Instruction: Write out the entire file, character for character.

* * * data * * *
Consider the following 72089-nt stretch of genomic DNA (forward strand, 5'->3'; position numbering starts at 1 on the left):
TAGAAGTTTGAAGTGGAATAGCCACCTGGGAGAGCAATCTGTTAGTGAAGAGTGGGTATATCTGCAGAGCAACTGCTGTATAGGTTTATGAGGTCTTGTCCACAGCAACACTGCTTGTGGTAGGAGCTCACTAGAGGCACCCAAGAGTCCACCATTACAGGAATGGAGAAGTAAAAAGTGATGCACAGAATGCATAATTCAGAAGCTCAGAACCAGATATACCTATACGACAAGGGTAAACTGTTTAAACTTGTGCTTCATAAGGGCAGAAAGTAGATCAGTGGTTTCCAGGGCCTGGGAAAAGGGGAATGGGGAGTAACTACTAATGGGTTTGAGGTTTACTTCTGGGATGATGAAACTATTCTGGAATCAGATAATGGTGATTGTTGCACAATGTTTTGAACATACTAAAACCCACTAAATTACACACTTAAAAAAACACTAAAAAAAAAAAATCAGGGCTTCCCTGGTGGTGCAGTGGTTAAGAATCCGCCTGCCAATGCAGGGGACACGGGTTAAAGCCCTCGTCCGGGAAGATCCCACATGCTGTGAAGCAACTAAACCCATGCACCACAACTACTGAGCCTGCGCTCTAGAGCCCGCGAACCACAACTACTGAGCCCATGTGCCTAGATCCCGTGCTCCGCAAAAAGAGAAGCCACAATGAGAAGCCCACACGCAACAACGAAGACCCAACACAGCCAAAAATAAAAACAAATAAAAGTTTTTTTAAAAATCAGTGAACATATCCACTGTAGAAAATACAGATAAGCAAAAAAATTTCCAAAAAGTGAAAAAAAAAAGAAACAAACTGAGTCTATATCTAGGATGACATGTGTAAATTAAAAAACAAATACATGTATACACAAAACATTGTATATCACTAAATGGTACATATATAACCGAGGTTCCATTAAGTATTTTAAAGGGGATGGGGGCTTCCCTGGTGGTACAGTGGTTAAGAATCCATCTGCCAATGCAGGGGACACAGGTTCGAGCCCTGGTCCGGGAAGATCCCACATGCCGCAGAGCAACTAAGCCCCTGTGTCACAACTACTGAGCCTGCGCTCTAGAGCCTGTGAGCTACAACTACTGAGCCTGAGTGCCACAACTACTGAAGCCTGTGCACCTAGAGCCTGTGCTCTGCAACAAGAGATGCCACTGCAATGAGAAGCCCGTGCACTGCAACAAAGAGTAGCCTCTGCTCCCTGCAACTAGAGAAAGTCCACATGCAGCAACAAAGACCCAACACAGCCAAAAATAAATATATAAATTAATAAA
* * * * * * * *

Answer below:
Consider the following 72089-nt stretch of genomic DNA (forward strand, 5'->3'; position numbering starts at 1 on the left):
TAGAAGTTTGAAGTGGAATAGCCACCTGGGAGAGCAATCTGTTAGTGAAGAGTGGGTATATCTGCAGAGCAACTGCTGTATAGGTTTATGAGGTCTTGTCCACAGCAACACTGCTTGTGGTAGGAGCTCACTAGAGGCACCCAAGAGTCCACCATTACAGGAATGGAGAAGTAAAAAGTGATGCACAGAATGCATAATTCAGAAGCTCAGAACCAGATATACCTATACGACAAGGGTAAACTGTTTAAACTTGTGCTTCATAAGGGCAGAAAGTAGATCAGTGGTTTCCAGGGCCTGGGAAAAGGGGAATGGGGAGTAACTACTAATGGGTTTGAGGTTTACTTCTGGGATGATGAAACTATTCTGGAATCAGATAATGGTGATTGTTGCACAATGTTTTGAACATACTAAAACCCACTAAATTACACACTTAAAAAAACACTAAAAAAAAAAAATCAGGGCTTCCCTGGTGGTGCAGTGGTTAAGAATCCGCCTGCCAATGCAGGGGACACGGGTTAAAGCCCTCGTCCGGGAAGATCCCACATGCTGTGAAGCAACTAAACCCATGCACCACAACTACTGAGCCTGCGCTCTAGAGCCCGCGAACCACAACTACTGAGCCCATGTGCCTAGATCCCGTGCTCCGCAAAAAGAGAAGCCACAATGAGAAGCCCACACGCAACAACGAAGACCCAACACAGCCAAAAATAAAAACAAATAAAAGTTTTTTTAAAAATCAGTGAACATATCCACTGTAGAAAATACAGATAAGCAAAAAAATTTCCAAAAAGTGAAAAAAAAAAGAAACAAACTGAGTCTATATCTAGGATGACATGTGTAAATTAAAAAACAAATACATGTATACACAAAACATTGTATATCACTAAATGGTACATATATAACCGAGGTTCCATTAAGTATTTTAAAGGGGATGGGGGCTTCCCTGGTGGTACAGTGGTTAAGAATCCATCTGCCAATGCAGGGGACACAGGTTCGAGCCCTGGTCCGGGAAGATCCCACATGCCGCAGAGCAACTAAGCCCCTGTGTCACAACTACTGAGCCTGCGCTCTAGAGCCTGTGAGCTACAACTACTGAGCCTGAGTGCCACAACTACTGAAGCCTGTGCACCTAGAGCCTGTGCTCTGCAACAAGAGATGCCACTGCAATGAGAAGCCCGTGCACTGCAACAAAGAGTAGCCTCTGCTCCCTGCAACTAGAGAAAGTCCACATGCAGCAACAAAGACCCAACACAGCCAAAAATAAATATATAAATTAATAAA